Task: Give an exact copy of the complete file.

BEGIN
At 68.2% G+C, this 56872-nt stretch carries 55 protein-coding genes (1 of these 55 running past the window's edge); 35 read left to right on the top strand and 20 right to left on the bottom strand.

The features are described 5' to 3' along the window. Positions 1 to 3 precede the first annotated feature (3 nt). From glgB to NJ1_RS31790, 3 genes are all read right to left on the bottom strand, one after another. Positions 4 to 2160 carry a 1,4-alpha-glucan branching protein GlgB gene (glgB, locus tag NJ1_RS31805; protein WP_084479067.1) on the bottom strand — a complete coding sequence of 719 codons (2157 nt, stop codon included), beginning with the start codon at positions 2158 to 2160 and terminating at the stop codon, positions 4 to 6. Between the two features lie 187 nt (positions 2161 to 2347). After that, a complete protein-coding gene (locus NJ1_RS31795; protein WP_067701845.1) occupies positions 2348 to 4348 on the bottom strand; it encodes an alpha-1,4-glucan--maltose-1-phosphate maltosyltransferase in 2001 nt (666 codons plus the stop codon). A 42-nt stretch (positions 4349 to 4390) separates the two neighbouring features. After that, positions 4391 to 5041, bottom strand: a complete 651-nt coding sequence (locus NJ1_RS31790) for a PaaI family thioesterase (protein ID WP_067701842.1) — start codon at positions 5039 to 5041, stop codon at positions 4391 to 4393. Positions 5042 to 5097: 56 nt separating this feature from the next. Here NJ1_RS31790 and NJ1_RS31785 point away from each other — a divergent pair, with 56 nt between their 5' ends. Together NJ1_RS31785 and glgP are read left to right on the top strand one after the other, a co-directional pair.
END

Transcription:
At 68.2% G+C, this 56872-nt stretch carries 55 protein-coding genes (1 of these 55 running past the window's edge); 35 read left to right on the top strand and 20 right to left on the bottom strand.

The features are described 5' to 3' along the window. Positions 1 to 3 precede the first annotated feature (3 nt). From glgB to NJ1_RS31790, 3 genes are all read right to left on the bottom strand, one after another. Positions 4 to 2160 carry a 1,4-alpha-glucan branching protein GlgB gene (glgB, locus tag NJ1_RS31805; protein WP_084479067.1) on the bottom strand — a complete coding sequence of 719 codons (2157 nt, stop codon included), beginning with the start codon at positions 2158 to 2160 and terminating at the stop codon, positions 4 to 6. Between the two features lie 187 nt (positions 2161 to 2347). After that, a complete protein-coding gene (locus NJ1_RS31795; protein WP_067701845.1) occupies positions 2348 to 4348 on the bottom strand; it encodes an alpha-1,4-glucan--maltose-1-phosphate maltosyltransferase in 2001 nt (666 codons plus the stop codon). A 42-nt stretch (positions 4349 to 4390) separates the two neighbouring features. After that, positions 4391 to 5041, bottom strand: a complete 651-nt coding sequence (locus NJ1_RS31790) for a PaaI family thioesterase (protein ID WP_067701842.1) — start codon at positions 5039 to 5041, stop codon at positions 4391 to 4393. Positions 5042 to 5097: 56 nt separating this feature from the next. Here NJ1_RS31790 and NJ1_RS31785 point away from each other — a divergent pair, with 56 nt between their 5' ends. Together NJ1_RS31785 and glgP are read left to right on the top strand one after the other, a co-directional pair.